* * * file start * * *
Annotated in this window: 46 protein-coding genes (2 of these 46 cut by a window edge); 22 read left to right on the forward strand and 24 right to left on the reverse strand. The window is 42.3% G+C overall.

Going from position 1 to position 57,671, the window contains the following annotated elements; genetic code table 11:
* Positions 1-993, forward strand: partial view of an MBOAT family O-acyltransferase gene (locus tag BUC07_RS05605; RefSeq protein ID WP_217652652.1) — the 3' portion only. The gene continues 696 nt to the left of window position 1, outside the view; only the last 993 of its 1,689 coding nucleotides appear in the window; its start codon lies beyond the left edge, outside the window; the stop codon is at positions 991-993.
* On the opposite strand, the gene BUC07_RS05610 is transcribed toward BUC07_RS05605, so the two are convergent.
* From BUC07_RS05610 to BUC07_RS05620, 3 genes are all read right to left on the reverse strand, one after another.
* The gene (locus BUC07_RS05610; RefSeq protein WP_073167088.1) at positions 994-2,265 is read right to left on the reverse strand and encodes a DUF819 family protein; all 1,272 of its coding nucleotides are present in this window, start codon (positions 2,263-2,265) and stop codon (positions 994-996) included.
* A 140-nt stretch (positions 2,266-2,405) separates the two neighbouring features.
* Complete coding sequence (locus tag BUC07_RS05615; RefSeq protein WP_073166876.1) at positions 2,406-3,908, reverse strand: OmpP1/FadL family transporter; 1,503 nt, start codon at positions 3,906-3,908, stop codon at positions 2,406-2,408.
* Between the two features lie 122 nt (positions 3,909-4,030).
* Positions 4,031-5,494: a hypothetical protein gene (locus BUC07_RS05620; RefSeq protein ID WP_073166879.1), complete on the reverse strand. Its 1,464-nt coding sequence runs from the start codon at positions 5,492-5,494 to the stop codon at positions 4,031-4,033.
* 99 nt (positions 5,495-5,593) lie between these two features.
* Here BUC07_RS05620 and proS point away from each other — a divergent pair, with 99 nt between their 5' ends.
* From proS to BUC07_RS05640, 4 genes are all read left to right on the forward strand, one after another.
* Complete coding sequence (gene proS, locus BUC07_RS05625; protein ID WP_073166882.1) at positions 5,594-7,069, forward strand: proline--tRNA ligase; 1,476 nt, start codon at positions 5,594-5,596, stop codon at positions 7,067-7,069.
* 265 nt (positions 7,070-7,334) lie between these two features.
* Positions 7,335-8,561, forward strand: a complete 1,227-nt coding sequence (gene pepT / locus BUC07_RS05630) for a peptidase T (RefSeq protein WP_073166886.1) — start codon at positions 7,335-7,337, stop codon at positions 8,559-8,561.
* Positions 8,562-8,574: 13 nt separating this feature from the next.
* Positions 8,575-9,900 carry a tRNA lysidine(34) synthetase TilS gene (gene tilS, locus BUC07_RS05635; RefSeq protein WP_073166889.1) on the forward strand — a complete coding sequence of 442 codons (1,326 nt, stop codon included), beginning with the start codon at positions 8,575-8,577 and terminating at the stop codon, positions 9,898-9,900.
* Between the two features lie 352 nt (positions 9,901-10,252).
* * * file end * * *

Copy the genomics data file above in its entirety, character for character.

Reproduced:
Annotated in this window: 46 protein-coding genes (2 of these 46 cut by a window edge); 22 read left to right on the forward strand and 24 right to left on the reverse strand. The window is 42.3% G+C overall.

Going from position 1 to position 57,671, the window contains the following annotated elements; genetic code table 11:
* Positions 1-993, forward strand: partial view of an MBOAT family O-acyltransferase gene (locus tag BUC07_RS05605; RefSeq protein ID WP_217652652.1) — the 3' portion only. The gene continues 696 nt to the left of window position 1, outside the view; only the last 993 of its 1,689 coding nucleotides appear in the window; its start codon lies beyond the left edge, outside the window; the stop codon is at positions 991-993.
* On the opposite strand, the gene BUC07_RS05610 is transcribed toward BUC07_RS05605, so the two are convergent.
* From BUC07_RS05610 to BUC07_RS05620, 3 genes are all read right to left on the reverse strand, one after another.
* The gene (locus BUC07_RS05610; RefSeq protein WP_073167088.1) at positions 994-2,265 is read right to left on the reverse strand and encodes a DUF819 family protein; all 1,272 of its coding nucleotides are present in this window, start codon (positions 2,263-2,265) and stop codon (positions 994-996) included.
* A 140-nt stretch (positions 2,266-2,405) separates the two neighbouring features.
* Complete coding sequence (locus tag BUC07_RS05615; RefSeq protein WP_073166876.1) at positions 2,406-3,908, reverse strand: OmpP1/FadL family transporter; 1,503 nt, start codon at positions 3,906-3,908, stop codon at positions 2,406-2,408.
* Between the two features lie 122 nt (positions 3,909-4,030).
* Positions 4,031-5,494: a hypothetical protein gene (locus BUC07_RS05620; RefSeq protein ID WP_073166879.1), complete on the reverse strand. Its 1,464-nt coding sequence runs from the start codon at positions 5,492-5,494 to the stop codon at positions 4,031-4,033.
* 99 nt (positions 5,495-5,593) lie between these two features.
* Here BUC07_RS05620 and proS point away from each other — a divergent pair, with 99 nt between their 5' ends.
* From proS to BUC07_RS05640, 4 genes are all read left to right on the forward strand, one after another.
* Complete coding sequence (gene proS, locus BUC07_RS05625; protein ID WP_073166882.1) at positions 5,594-7,069, forward strand: proline--tRNA ligase; 1,476 nt, start codon at positions 5,594-5,596, stop codon at positions 7,067-7,069.
* 265 nt (positions 7,070-7,334) lie between these two features.
* Positions 7,335-8,561, forward strand: a complete 1,227-nt coding sequence (gene pepT / locus BUC07_RS05630) for a peptidase T (RefSeq protein WP_073166886.1) — start codon at positions 7,335-7,337, stop codon at positions 8,559-8,561.
* Positions 8,562-8,574: 13 nt separating this feature from the next.
* Positions 8,575-9,900 carry a tRNA lysidine(34) synthetase TilS gene (gene tilS, locus BUC07_RS05635; RefSeq protein WP_073166889.1) on the forward strand — a complete coding sequence of 442 codons (1,326 nt, stop codon included), beginning with the start codon at positions 8,575-8,577 and terminating at the stop codon, positions 9,898-9,900.
* Between the two features lie 352 nt (positions 9,901-10,252).